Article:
For many men a visit to the doctors office is only done when necessary, when something is not right; very rarely is it self initiated. It really makes no difference whether this is due to a lack of time on your part or perhaps it is no real motivation because no one should care more about your health than you. So, set aside all of your excuses, man-up and start following a health screening regimen.
You should have your blood pressure checked at least every 2 to 3 years throughout your life since high blood pressure is a huge risk factor when it comes to stroke, kidney damage and heart attack. You should also have a lipid panel test done about every 4 years to test your cholesterol. This test will show the amount of lipids (fat) that is in your blood; unwanted levels are a risk factor of both strokes and heart attacks.
By having a fasting blood sugar test every three years, or less, you will be able to tell fairly early if you have diabetes, it should be completed even more often if there is a family history. Other factors that determine if you should be tested include obesity, high cholesterol and high blood pressure.
You should have your eyes checked every year, especially if you are in the high risk group for glaucoma. Some of those risks include severe myopia, those with diabetes, those with a family history of the disease and those that are over 40 years old. If you have a family history of melanoma, have a serious sunburn or are subjected to frequent sun exposure you will want to get a full body exam for skin cancer at least every 4 to 5 years.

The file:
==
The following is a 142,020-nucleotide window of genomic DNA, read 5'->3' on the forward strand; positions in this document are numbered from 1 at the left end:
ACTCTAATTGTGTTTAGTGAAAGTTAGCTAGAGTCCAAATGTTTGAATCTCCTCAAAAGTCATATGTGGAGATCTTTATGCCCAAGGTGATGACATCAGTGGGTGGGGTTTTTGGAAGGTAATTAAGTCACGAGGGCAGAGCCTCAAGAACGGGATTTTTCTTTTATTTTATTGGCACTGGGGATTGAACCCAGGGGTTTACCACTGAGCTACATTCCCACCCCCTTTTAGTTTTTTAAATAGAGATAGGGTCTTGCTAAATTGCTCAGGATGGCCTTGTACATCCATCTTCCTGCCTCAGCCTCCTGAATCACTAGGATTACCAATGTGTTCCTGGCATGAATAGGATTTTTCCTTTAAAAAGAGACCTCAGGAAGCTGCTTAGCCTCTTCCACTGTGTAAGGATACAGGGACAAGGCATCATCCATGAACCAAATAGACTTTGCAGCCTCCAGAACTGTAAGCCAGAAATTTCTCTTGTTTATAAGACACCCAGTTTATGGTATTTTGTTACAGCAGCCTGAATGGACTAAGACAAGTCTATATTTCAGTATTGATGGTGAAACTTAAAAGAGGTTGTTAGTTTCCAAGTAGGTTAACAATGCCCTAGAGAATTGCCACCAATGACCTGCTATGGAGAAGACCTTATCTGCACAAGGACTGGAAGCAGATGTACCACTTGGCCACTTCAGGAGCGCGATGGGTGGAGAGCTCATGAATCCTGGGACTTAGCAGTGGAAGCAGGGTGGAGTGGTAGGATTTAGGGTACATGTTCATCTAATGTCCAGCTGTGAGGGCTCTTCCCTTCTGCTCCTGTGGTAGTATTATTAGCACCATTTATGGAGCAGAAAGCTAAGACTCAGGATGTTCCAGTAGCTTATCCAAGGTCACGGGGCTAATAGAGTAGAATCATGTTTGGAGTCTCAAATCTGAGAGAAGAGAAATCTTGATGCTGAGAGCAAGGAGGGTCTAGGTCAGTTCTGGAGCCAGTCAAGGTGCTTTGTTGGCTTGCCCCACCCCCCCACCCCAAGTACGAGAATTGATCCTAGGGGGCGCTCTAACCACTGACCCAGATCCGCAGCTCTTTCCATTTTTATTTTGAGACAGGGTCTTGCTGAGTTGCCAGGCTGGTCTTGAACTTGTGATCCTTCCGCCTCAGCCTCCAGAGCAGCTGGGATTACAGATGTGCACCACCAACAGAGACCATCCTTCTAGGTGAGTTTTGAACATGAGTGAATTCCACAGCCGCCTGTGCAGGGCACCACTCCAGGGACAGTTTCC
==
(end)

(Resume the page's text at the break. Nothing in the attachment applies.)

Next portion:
Men in their 50’s should be screened for rectal and colon cancer; although 50 is the recommended age those that are at higher risk should begin their testing earlier. This would include those with a family history, any kind of inflammatory bowel disease, ulcerative colitis and polyps. The same holds true for prostate cancer screening, it usually begins around 50 but you may want to start earlier as all of these have a better chance of treatment when they are caught early.
No one is going to force you to seek out any kind of screening or testing, it is up to you to take care of your health.
- How Family History Affects Heart Health (everydayhealth.com)
- Getting the Right Diagnostic Tests (everydayhealth.com)
- Will the Right Tests Keep You From Having a Heart Attack? (everydayhealth.com)
- Diabetes Management: Tight Cholesterol, BP Control Does Little Good for Diabetics (diabetesdialectics.wordpress.com)
- Intermittent High Blood Pressure: Causes and Treatment Options (brighthub.com)